Key Practice Limiting Reactant problems not due, check your

Key Practice Limiting Reactant problems
not due, check your answers with a friend
1. Consider the reaction: MnO2 + 4 HCl → MnCl2 + Cl2 + 2 H2O
If 15.45 g of MnO2 can react with 18.2 g of HCl, how many grams of Cl2 could be produced?
12.6 g Cl2 possible from the 15.45 g MnO2, and 8.85 g Cl2 possible from HCl (which is the max)
2. Chlorine gas reacts with silica, SiO2, and carbon to give silicon tetrachloride and carbon monoxide.
a. Write a balanced chemical equation
b. How much CO can be produced from 15.0 g of silica, 15.0 g of chlorine, and 15.0 g of carbon?
2Cl2 (g) + SiO2 (s) + 2C (s) → SiCl4 (l) + 2CO (g)
from 15.0 gCl2, only 0.212 mol or 6.36 g of CO is possible. From 15.0 g C, 1.25 mol CO possible, and
from 15.0 g SiO2, 14.0 g of CO is possible. In this case, Cl2 is limiting and 6.36 g CO is the maximum
3. When iron (II) hydroxide is mixed with phosphoric acid, iron (II) phosphate precipitate results.
a. Write and balance a chemical equation for this reaction
3 Fe(OH)2 (aq) + 2 H3PO4 (aq) → Fe3(PO4)2 (s) + 6 H2O (l)
b. If 3.20 g of iron (II) hydroxide is treated with 2.50 g of phosphoric acid, How many grams of
iron (II) phosphate precipitate can be formed?
4.55 g Fe3(PO4)2(s) possible from the H3PO4 and 4.24 (max) from the Fe(OH)2
c. What was the limiting reagent and what is the reactant in excess?
The H3PO4 is in excess, and the Fe(OH)2 is the LR
d. If 3.99 g of iron (II) phosphate is actually obtained, what is the percent yield?
4. One of the components of the fuel mixture on the Apollo lunar module involved a reaction with
hydrazine, N2H4, and dinitrogen tetraoxide, N2O4. If the balanced equation for this reaction is
2 N2H4 (l) + N2O4 (g) → 3 N2 (g) + 4 H2O (g),
what mass of N2 gas would result from the reaction of 1500 kg of N2H4 and 1000 kg of N2O4?
1.97×103 kg N2 from N2H4, and 913 kg (max) N2 from N2O4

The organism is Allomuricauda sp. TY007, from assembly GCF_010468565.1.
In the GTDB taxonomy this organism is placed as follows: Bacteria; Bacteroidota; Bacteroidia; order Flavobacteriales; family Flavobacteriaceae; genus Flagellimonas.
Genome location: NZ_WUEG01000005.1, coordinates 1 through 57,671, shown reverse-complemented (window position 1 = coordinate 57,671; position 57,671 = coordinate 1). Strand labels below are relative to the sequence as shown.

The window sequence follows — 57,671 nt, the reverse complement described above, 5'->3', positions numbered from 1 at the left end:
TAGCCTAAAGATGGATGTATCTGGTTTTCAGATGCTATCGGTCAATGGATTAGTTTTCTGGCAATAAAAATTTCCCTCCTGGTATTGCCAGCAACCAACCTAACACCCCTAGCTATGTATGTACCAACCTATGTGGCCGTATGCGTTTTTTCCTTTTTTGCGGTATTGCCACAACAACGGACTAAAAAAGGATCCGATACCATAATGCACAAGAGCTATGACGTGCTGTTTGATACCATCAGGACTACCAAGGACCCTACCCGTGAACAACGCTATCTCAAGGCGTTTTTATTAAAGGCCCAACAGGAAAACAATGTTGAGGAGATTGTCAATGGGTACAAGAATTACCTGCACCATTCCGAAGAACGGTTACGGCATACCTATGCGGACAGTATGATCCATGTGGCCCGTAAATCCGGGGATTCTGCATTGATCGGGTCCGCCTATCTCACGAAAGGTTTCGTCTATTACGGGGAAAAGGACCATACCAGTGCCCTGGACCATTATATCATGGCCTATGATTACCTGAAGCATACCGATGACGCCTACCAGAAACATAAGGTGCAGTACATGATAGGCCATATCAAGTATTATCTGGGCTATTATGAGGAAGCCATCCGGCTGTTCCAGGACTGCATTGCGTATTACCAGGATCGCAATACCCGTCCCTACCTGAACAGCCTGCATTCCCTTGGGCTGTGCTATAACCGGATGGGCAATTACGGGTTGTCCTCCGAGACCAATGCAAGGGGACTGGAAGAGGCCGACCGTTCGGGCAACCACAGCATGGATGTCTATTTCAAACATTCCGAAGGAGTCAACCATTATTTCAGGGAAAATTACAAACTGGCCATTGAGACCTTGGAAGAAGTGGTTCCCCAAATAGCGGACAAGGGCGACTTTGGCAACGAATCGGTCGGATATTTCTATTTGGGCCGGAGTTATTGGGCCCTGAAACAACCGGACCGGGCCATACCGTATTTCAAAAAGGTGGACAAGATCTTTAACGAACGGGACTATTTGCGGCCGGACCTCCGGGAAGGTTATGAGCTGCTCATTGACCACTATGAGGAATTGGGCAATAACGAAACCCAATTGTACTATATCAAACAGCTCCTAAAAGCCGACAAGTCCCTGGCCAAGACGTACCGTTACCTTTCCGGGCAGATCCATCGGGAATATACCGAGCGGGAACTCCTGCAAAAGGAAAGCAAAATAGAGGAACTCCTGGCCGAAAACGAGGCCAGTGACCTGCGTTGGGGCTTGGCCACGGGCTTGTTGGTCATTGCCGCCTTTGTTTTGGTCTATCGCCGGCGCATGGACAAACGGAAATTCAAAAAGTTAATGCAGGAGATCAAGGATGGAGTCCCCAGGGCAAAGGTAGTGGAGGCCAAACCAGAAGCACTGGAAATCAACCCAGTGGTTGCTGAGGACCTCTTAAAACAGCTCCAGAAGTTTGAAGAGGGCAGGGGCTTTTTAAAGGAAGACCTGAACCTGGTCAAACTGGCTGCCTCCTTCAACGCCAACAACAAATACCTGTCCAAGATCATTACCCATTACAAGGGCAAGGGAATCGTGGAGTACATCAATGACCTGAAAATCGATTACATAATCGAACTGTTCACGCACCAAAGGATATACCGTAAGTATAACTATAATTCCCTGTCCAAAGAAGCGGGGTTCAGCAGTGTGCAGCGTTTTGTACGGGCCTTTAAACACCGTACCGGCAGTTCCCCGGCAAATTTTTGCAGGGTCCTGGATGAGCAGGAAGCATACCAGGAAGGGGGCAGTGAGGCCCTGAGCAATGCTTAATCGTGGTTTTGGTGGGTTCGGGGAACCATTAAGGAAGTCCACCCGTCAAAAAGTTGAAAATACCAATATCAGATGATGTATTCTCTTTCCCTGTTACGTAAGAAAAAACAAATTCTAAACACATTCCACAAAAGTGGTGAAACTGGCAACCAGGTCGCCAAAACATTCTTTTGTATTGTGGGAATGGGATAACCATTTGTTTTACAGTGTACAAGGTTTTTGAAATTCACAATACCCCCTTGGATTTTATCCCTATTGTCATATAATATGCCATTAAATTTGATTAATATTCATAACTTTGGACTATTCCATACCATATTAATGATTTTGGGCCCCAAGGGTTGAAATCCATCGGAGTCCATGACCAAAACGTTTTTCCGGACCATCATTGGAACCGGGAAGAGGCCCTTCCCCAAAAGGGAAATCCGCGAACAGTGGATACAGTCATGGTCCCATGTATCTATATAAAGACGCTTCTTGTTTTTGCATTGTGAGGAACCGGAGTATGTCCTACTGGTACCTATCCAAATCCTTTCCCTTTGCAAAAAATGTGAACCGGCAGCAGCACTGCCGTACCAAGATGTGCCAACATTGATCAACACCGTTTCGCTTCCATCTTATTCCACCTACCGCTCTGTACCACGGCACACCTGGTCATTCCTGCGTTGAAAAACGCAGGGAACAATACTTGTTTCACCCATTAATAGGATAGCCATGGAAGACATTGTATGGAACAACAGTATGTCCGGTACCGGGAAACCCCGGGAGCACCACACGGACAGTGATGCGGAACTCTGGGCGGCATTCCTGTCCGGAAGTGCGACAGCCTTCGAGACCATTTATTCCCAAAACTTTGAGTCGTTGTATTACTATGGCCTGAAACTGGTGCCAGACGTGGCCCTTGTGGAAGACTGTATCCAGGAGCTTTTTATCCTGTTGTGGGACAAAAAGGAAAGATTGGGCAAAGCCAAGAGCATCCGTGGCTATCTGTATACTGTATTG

5. Acrylonitrile, C3H3N, is the starting material for the production of a kind of synthetic fiber
acrylics) and can be made from propylene, C3H6, by reaction with nitric oxide, NO, as follows:
4 C3H6 (g) + 6 NO (g) → 4 C3H3N (s) + 6 H2O (l) + N2 (g)
What mass of C3H3N can be made when 21.6 g of C3H6 react with 21.6 g of nitric oxide?
27.2 g C3H3N possible from C3H6, and 25.5 g (max) C3H3N from NO
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6. Hydrogen sulfide, given off by decaying organic matter, reacts with oxygen in the air to make
sulfur dioxide and water.
If 12.0 g of sulfur dioxide are formed from 7.98 g of hydrogen sulfide and 15.0 g of oxygen, what
is the percent yield?
2H2S(g) + 3O2(g) → 2SO2(g) + 2H2O(g)
20.0 g SO2 possible from O2 and 15.0 g (max) possible from H2S, so % yield = 80.0%
7. When chlorine dioxide gas reacts with liquid water, the products are aqueous chloric acid and
hydrochloric acid. What mass of chloric acid, in kg, can be made from combining 62.5 kg of
chlorine dioxide and 13.5 kg of water?
ClO2(g) + H2O(l) → HClO3(aq) + HCl(aq)
78.3 kg of HClO3 from ClO2, and 63.3 kg (max) HClO3 from H2O
8. What mass of precipitate (in g) can be made from combining a solution containing 18.0 g of silver
nitrate with 32.4 g of iron (III) chloride? (See chapter 4 for a table of solubility rules)
3AgNO3(aq) + FeCl3(aq) → Fe(NO3)3(aq) + 3AgCl(s)
84.7 g AgCl possible from FeCl3, and 15.1 g (max) from AgNO3